I’m slowly world-building a new epic fantasy called The Silence of Magic, and I’ve got several audiobooks in the works: Wardens of Archos, Blood Song, and A Dream of Death and Magic.
Q10: What are you currently reading?
You’d think I’d read more over the summer since I’m home, but no. I’m slowly making my way through A Court of Silver Flames (hardback), the Adamant Spirits charity anthology (ebook), and Neon Gods (audiobook). That last one, at least, should be done and reviewed when this interview goes live! I’ve got the audiobook of Child of Fear and Fire lined up next and looking forward to it.Find out more about Sarina Langer by following the social media links below:
A Dream of Death and Magic is now available in ebook and paperback
Esta Anderson’s life is missing something.
She feels there should be… more to, well, everything, and her ambitions of being a photographer aren’t exactly going as planned, either. But she’s determined to change at least the latter this summer. She just isn’t sure how—inspiration has been a bit of a bitch lately.
She’s also a lucid dreamer who knows her dreamscape better than her actual neighbourhood. So, when one day she finds a strange obsidian void lake in her dreams, she can’t just pretend it isn’t there. Something has to happen if she jumps in… right? It wouldn’t make her feel so seen and strangely whole if it were nothing.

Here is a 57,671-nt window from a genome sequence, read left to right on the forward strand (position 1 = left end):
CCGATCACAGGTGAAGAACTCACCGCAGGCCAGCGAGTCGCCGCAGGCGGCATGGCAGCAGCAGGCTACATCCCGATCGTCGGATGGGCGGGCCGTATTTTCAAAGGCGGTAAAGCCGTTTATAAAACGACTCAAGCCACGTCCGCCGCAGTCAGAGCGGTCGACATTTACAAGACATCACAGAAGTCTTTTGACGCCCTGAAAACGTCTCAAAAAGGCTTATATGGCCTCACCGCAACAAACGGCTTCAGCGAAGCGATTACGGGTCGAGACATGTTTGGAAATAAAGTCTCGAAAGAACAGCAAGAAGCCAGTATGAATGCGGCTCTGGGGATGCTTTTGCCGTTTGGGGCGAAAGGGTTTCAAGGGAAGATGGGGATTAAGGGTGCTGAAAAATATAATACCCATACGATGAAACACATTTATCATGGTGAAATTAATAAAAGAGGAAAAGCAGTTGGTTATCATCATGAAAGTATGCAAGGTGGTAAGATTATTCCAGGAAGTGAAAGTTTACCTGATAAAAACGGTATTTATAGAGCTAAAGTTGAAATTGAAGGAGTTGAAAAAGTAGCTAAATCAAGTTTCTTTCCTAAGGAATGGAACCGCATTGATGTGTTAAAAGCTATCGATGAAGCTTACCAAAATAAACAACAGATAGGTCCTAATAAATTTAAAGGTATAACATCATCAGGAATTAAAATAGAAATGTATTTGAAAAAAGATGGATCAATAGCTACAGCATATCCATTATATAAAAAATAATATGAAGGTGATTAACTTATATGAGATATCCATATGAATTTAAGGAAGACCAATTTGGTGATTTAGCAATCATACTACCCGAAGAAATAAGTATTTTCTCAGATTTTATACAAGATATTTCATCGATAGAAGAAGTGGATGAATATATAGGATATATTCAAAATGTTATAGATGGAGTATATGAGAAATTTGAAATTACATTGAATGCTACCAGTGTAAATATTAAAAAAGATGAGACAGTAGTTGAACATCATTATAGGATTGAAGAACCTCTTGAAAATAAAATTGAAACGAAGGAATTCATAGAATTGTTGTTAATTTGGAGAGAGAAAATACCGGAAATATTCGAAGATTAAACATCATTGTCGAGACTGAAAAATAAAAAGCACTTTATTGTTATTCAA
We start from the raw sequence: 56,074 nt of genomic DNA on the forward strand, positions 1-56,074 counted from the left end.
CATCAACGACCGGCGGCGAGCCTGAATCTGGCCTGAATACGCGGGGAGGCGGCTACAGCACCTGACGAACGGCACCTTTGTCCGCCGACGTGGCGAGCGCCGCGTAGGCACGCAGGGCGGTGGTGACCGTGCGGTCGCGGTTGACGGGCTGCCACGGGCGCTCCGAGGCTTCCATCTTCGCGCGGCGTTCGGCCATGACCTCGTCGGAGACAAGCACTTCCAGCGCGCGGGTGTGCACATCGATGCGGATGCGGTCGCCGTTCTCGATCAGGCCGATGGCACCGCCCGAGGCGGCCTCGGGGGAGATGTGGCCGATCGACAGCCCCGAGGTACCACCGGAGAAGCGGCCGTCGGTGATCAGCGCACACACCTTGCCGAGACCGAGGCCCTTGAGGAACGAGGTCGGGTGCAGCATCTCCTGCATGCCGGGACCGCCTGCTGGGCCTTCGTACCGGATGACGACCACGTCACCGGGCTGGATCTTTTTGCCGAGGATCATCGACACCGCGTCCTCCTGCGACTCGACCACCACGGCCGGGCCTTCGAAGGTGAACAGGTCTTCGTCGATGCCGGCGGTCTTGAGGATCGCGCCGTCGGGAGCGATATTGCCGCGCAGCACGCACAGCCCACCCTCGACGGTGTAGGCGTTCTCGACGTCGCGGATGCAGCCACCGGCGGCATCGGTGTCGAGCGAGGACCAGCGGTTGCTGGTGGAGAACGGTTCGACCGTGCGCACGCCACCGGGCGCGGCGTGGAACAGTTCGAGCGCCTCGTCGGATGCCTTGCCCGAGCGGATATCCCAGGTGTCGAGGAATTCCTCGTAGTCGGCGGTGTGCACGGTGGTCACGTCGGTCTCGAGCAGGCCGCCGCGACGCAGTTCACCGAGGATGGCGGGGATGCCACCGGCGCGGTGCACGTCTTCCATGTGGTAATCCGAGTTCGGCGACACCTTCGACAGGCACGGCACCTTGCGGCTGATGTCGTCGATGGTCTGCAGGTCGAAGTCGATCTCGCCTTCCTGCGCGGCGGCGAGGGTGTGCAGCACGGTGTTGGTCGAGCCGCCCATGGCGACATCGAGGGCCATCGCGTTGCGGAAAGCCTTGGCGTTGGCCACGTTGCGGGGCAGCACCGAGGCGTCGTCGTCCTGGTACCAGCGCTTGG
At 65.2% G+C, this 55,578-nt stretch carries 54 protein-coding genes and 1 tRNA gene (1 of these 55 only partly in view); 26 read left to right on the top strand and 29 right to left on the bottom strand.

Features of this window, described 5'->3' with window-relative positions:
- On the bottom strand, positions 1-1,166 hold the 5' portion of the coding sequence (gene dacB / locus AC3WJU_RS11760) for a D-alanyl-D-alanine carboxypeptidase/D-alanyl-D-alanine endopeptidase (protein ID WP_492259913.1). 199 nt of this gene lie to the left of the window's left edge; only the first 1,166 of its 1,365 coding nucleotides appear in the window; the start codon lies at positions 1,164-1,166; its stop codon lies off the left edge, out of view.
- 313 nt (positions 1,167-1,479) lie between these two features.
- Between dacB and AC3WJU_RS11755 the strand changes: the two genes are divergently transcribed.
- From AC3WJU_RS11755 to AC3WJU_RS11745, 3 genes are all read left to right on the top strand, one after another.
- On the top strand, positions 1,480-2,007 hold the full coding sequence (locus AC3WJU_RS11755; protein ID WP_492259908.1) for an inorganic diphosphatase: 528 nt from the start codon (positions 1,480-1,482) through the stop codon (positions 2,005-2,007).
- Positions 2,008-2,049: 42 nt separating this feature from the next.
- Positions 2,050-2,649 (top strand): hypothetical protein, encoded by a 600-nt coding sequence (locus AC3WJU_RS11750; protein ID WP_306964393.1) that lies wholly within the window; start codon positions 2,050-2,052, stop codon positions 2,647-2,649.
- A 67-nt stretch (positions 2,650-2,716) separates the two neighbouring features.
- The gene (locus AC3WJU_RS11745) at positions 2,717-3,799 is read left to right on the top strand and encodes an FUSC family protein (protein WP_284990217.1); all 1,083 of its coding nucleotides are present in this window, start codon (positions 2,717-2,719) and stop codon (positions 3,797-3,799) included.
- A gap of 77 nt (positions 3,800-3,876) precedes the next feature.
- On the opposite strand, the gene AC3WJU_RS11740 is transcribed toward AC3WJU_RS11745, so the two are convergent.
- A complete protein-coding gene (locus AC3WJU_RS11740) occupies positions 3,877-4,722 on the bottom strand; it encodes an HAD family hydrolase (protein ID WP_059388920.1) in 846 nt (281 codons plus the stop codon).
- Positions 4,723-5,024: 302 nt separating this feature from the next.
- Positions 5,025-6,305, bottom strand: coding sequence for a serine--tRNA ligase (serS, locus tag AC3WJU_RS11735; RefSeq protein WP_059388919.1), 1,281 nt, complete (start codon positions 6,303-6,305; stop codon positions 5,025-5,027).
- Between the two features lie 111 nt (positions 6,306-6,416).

Except, that’s exactly what happens: nothing. At least at first. But then…
Who knew the world was so full of fairies and vampires and werewolves and demons and— Magic? Well, obviously they did, but Esta feels like she’s finally seeing the world as it really is. And with that new insight comes all the photography inspiration she’s been waiting for.
Except the Veiled are hiding for a reason. They’ve seen war before, and if Esta isn’t careful, her enthusiasm and curiosity could start a new one. Some of the Veiled are ancient, they remember the last battle against humanity…
And they know just how to turn Esta’s lucid dreams into her worst nightmares.